SQL queries can, intentionally or not, require mixing of different data types in the same expression. Postgres has extensive facilities for evaluating mixed-type expressions.
In many cases a user will not need to understand the details of the type conversion mechanism. However, the implicit conversions done by Postgres can affect the apparent results of a query, and these results can be tailored by a user or programmer using explicit type coercion.
This chapter introduces the Postgres type conversion mechanisms and conventions. Refer to the relevant sections in the User's Guide and Programmer's Guide for more information on specific data types and allowed functions and operators.
The Programmer's Guide has more details on the exact algorithms used for implicit type conversion and coercion.
SQL is a strongly typed language. That is, every data item has an associated data type which determines its behavior and allowed usage. Postgres has an extensible type system which is much more general and flexible than other RDBMS implementations. Hence, most type conversion behavior in Postgres should be governed by general rules rather than by ad-hoc heuristics to allow mixed-type expressions to be meaningful, even with user-defined types.
The Postgres scanner/parser decodes lexical elements into only five fundamental categories: integers, floats, strings, names, and keywords. Most extended types are first tokenized into strings. The SQL language definition allows specifying type names with strings, and this mechanism is used by Postgres to start the parser down the correct path. For example, the query
tgl=> SELECT text 'Origin' AS "Label", point '(0,0)' AS "Value"; Label | Value --------+------- Origin | (0,0) (1 row)has two strings, of type text and point. If a type is not specified, then the placeholder type unknown is assigned initially, to be resolved in later stages as described below.
There are four fundamental SQL constructs requiring distinct type conversion rules in the Postgres parser:
Postgres allows expressions with left- and right-unary (one argument) operators, as well as binary (two argument) operators.
Much of the Postgres type system is built around a rich set of functions. Function calls have one or more arguments which, for any specific query, must be matched to the functions available in the system catalog.
SQL INSERT statements place the results of query into a table. The expressions in the query must be matched up with, and perhaps converted to, the target columns of the insert.
Since all select results from a UNION SELECT statement must appear in a single set of columns, the types of each SELECT clause must be matched up and converted to a uniform set.
Many of the general type conversion rules use simple conventions built on the Postgres function and operator system tables. There are some heuristics included in the conversion rules to better support conventions for the SQL92 standard native types such as smallint, integer, and float.
The Postgres parser uses the convention that all type conversion functions take a single argument of the source type and are named with the same name as the target type. Any function meeting this criteria is considered to be a valid conversion function, and may be used by the parser as such. This simple assumption gives the parser the power to explore type conversion possibilities without hardcoding, allowing extended user-defined types to use these same features transparently.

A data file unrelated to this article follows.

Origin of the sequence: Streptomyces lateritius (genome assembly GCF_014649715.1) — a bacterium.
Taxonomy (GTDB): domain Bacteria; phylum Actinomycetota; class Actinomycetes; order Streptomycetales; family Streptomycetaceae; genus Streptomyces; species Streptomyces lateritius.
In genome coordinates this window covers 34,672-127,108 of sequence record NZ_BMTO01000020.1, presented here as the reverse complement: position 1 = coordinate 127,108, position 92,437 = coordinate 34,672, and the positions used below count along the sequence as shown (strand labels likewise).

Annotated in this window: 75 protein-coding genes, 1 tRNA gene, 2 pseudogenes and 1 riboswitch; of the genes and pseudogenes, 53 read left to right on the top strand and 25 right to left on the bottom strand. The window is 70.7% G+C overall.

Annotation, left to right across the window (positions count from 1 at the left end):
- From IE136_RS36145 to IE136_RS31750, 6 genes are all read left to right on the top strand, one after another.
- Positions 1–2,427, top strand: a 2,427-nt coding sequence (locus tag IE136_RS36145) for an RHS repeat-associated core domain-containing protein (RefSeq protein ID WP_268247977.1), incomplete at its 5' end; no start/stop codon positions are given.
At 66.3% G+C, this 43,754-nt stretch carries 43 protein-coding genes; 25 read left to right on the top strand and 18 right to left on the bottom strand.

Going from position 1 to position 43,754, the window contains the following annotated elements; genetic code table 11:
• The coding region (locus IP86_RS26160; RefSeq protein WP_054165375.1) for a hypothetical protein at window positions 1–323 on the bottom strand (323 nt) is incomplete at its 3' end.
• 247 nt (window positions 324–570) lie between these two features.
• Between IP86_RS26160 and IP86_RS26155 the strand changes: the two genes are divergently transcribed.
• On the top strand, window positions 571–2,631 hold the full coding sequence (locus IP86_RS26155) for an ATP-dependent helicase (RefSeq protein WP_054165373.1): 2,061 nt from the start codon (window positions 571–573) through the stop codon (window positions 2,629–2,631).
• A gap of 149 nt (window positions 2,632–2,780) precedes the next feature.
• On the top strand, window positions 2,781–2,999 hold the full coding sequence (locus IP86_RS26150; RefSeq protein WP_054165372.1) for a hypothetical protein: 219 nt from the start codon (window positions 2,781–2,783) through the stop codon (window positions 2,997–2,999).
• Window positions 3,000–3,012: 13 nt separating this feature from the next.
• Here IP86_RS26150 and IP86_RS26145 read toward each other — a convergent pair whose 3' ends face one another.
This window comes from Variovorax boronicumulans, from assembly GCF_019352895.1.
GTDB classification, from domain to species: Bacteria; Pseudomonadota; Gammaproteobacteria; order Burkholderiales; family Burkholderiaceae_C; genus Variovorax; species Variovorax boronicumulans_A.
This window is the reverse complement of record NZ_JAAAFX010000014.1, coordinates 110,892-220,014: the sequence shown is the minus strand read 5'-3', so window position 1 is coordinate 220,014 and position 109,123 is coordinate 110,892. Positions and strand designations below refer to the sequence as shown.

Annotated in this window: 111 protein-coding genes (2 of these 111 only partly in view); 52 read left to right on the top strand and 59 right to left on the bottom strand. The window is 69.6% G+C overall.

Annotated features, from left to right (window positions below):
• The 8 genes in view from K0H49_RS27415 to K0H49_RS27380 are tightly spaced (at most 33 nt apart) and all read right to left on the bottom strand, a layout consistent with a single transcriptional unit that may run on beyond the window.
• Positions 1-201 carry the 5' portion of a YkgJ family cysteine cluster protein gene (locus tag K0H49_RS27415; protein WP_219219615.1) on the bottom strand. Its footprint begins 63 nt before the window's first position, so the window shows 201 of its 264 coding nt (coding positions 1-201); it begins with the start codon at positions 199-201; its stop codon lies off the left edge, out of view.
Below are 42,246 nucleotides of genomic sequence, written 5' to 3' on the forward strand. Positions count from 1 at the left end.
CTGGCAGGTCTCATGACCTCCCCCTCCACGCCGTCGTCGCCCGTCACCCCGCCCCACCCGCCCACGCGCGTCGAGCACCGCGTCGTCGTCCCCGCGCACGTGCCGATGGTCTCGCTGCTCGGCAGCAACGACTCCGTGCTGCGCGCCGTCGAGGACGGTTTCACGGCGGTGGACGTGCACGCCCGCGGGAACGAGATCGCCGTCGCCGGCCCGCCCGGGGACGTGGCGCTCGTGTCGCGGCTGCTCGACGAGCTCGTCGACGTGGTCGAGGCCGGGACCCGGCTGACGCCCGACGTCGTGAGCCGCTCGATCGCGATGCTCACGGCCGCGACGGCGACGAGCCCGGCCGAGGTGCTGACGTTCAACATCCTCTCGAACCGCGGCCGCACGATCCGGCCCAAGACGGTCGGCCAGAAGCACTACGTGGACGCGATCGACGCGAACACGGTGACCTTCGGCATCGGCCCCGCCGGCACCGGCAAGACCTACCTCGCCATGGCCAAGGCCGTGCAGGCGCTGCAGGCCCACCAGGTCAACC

An additional heuristic is provided in the parser to allow better guesses at proper behavior for SQL standard types. There are five categories of types defined: boolean, string, numeric, geometric, and user-defined. Each category, with the exception of user-defined, has a "preferred type" which is used to resolve ambiguities in candidates. Each "user-defined" type is its own "preferred type", so ambiguous expressions (those with multiple candidate parsing solutions) with only one user-defined type can resolve to a single best choice, while those with multiple user-defined types will remain ambiguous and throw an error.
Ambiguous expressions which have candidate solutions within only one type category are likely to resolve, while ambiguous expressions with candidates spanning multiple categories are likely to throw an error and ask for clarification from the user.
All type conversion rules are designed with several principles in mind:
Implicit conversions should never have surprising or unpredictable outcomes.
User-defined types, of which the parser has no a-priori knowledge, should be "higher" in the type hierarchy. In mixed-type expressions, native types shall always be converted to a user-defined type (of course, only if conversion is necessary).
User-defined types are not related. Currently, Postgres does not have information available to it on relationships between types, other than hardcoded heuristics for built-in types and implicit relationships based on available functions in the catalog.
There should be no extra overhead from the parser or executor if a query does not need implicit type conversion. That is, if a query is well formulated and the types already match up, then the query should proceed without spending extra time in the parser and without introducing unnecessary implicit conversion functions into the query.
Additionally, if a query usually requires an implicit conversion for a function, and if then the user defines an explicit function with the correct argument types, the parser should use this new function and will no longer do the implicit conversion using the old function.
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